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Lots to consider at Toronto FC ownership ponders significant stadium enhancements

Jan 30, 2014, 7:04 PM EDT


From its first day, BMO Field was always something of a paradox. On one hand, the place was alive with passion for Toronto FC, awash in red gear and love for the team that first drove home to MLS clubs the value of marketing to soccer fans rather than soccer families.

That made it a spectacular place, especially when splashed against the backdrop of downtown Toronto. But the facility itself was, well, fairly plain Jane. In all honesty, there are plenty of high school football stadiums in Texas nicer than BMO Field.

This piece in the Toronto Sun nails it: “You begin to scratch your head when considering the club’s two new $100-million men – Jermain Defoe and Michael Bradley – are worth much more combined than the stadium they play in.”

As we consider if that about to change, we can also consider whether it’s a good thing?

After all, BMO Field serves its purpose just fine: people show up, buy a brew and watch soccer. It’s not complicated that way. So what if the place is not as swanky as Sporting Park or as large (capacity, that is) as some of the other MLS stadiums, Red Bull Arena or the StubHub Center to name a couple?

So there’s the debate: would a big expansion and improvement project be a gift from the heavens, or would it turn out to be a deal with the devi?

Tim Leiweke, CEO of MLSE, which owns and operates Toronto FC, just offered up some previously undisclosed details, is talking about a $120 million upgrade, which is a little bit more than a “sprucing up,” isn’t it? It would include a roof covering the stands – and who doesn’t love them some roof, all the better for holding in the noise, in addition to keeping out the nasty rain?

Leiweke says TFC and soccer will remain the top priority in the improved, expanded ground. And importantly, he says the club is 100 percent committed to natural grass; remember, this was a stadium initially burdened with artificial turf, something else that made it a soccer paradox right away.

He said the stadium would hold 30,000 for soccer and somewhere just north of 25,000 for the CFL’s Toronto Argonauts – and that’s where this thing gets concerning. Making room for the CFL field would conceivably push some of the seats further away from the soccer field.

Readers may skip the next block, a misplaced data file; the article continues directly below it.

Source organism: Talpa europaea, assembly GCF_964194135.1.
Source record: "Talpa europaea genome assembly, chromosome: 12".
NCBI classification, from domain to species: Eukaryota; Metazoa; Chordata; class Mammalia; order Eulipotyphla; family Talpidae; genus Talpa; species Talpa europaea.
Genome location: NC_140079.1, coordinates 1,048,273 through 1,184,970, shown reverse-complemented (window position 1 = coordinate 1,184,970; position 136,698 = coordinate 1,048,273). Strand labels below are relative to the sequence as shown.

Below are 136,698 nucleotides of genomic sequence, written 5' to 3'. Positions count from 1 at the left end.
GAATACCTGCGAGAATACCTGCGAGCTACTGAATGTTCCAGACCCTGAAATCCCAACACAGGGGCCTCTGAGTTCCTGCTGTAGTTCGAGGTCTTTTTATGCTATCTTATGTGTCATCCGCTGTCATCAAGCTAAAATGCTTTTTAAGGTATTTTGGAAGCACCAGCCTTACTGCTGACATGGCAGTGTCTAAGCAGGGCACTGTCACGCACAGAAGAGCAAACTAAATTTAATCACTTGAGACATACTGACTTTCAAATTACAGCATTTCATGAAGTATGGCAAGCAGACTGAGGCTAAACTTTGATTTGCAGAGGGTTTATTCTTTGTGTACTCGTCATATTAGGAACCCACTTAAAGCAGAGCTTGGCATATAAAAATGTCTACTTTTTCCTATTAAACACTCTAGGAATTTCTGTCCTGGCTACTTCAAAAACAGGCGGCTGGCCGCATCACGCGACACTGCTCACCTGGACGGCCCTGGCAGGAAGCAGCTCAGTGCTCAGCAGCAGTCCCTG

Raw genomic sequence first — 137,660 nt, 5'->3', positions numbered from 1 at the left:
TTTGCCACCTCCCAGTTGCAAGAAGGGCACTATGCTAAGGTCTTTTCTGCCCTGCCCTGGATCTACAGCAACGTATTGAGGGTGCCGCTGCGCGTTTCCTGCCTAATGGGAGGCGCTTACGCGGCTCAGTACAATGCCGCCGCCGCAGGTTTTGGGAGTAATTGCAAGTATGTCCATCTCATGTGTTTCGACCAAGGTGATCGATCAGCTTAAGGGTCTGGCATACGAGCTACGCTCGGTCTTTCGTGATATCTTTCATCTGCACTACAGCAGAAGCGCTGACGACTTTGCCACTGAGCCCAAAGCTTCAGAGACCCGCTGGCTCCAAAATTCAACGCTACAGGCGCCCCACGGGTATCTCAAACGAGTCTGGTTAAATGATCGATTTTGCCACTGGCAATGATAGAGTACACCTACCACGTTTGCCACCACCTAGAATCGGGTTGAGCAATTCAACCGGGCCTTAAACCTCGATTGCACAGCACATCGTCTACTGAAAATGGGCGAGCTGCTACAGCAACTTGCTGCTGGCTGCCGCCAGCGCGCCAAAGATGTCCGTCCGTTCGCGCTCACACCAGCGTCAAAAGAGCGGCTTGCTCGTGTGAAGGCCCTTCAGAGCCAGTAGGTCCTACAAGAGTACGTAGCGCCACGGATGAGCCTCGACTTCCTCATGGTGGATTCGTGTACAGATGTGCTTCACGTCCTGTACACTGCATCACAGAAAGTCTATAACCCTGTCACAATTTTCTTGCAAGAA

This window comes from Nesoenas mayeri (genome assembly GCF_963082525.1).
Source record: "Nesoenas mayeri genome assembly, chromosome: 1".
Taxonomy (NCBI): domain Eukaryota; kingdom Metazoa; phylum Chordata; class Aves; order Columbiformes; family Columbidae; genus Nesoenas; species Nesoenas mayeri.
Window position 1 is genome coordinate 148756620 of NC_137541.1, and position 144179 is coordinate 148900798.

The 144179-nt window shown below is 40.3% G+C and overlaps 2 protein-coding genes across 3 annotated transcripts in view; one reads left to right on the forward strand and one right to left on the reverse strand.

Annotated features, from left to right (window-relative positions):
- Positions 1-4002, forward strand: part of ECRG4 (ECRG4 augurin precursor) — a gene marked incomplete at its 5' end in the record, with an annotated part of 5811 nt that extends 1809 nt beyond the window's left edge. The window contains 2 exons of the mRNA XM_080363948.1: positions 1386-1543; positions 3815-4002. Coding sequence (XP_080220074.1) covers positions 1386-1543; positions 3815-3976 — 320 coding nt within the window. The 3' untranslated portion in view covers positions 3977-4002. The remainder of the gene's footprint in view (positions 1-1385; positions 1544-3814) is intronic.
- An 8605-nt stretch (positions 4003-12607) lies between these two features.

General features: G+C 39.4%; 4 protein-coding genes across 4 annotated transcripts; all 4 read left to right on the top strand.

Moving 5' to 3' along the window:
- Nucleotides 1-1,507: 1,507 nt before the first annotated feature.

1. Vnice - Jan 30, 2014 at 9:18 PM

    Why has NO ONE talked about the gridiron lines that would be on the field, forcing their expensive new hires to play on what amounts to a high school football field???

  2. thewalkoffktxt - Jan 31, 2014 at 8:58 AM

    Seeing that high school football is vastly different (in terms of scope and relevance) in Canada than the U.S., I’m sure that reference is irrelevant.

    My only concern would be the groundskeeper’s ability to maintain a solid pitch with TFC sharing the grounds with Argos. However, there are a handful of rugby clubs overseas who share with soccer teams, so it’s not “unique” or “unfeasible”.

  3. dfstell - Jan 31, 2014 at 9:37 AM

    I think this is a little silly. I’m not sure how much “nice” really matters. I mean, I just came back from a visit to England and Old Trafford isn’t very “nice”. Sure, they have lovely amenities for people doing the “Tour + Meal + Ticket” packages and their gift shop is incredible, but most of the stadium is pretty plain…..and it doesn’t deter people from going.

    I also wonder if soccer is just different than football, baseball, basketball. I mean, you’re not even at the game for long enough to be running back and forth for concessions. There is just a short halftime and that’s it. You’re only in the stadium for ~2 hours. An NFL game can be a 3.5 hour epic saga with lots of time outs and quarter breaks to get more beer and hotdogs. Soccer is just go in, watch the game and leave.

  4. Vnice - Jan 31, 2014 at 1:55 PM

    Thewalkofftxt – gridiron lines just make the pitch look ridiculous.

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